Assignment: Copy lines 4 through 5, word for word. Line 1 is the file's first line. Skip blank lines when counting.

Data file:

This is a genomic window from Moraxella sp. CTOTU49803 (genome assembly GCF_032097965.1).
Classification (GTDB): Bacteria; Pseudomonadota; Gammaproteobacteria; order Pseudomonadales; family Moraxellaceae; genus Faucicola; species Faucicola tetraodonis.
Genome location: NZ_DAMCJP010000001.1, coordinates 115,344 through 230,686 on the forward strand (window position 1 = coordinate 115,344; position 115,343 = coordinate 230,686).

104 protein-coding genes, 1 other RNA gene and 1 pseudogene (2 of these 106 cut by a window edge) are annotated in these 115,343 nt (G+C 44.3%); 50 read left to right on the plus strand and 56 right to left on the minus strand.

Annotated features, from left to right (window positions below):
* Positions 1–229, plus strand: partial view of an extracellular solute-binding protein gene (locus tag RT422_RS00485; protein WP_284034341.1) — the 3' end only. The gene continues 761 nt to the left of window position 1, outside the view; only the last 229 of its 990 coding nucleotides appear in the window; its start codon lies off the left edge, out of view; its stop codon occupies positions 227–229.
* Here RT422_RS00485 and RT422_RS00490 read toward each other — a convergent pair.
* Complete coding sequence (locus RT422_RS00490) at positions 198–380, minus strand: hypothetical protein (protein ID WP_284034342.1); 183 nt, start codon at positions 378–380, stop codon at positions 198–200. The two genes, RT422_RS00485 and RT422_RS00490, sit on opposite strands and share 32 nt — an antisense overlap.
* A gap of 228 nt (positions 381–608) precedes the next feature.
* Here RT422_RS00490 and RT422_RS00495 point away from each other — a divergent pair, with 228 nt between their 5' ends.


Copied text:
104 protein-coding genes, 1 other RNA gene and 1 pseudogene (2 of these 106 cut by a window edge) are annotated in these 115,343 nt (G+C 44.3%); 50 read left to right on the plus strand and 56 right to left on the minus strand.

Annotated features, from left to right (window positions below):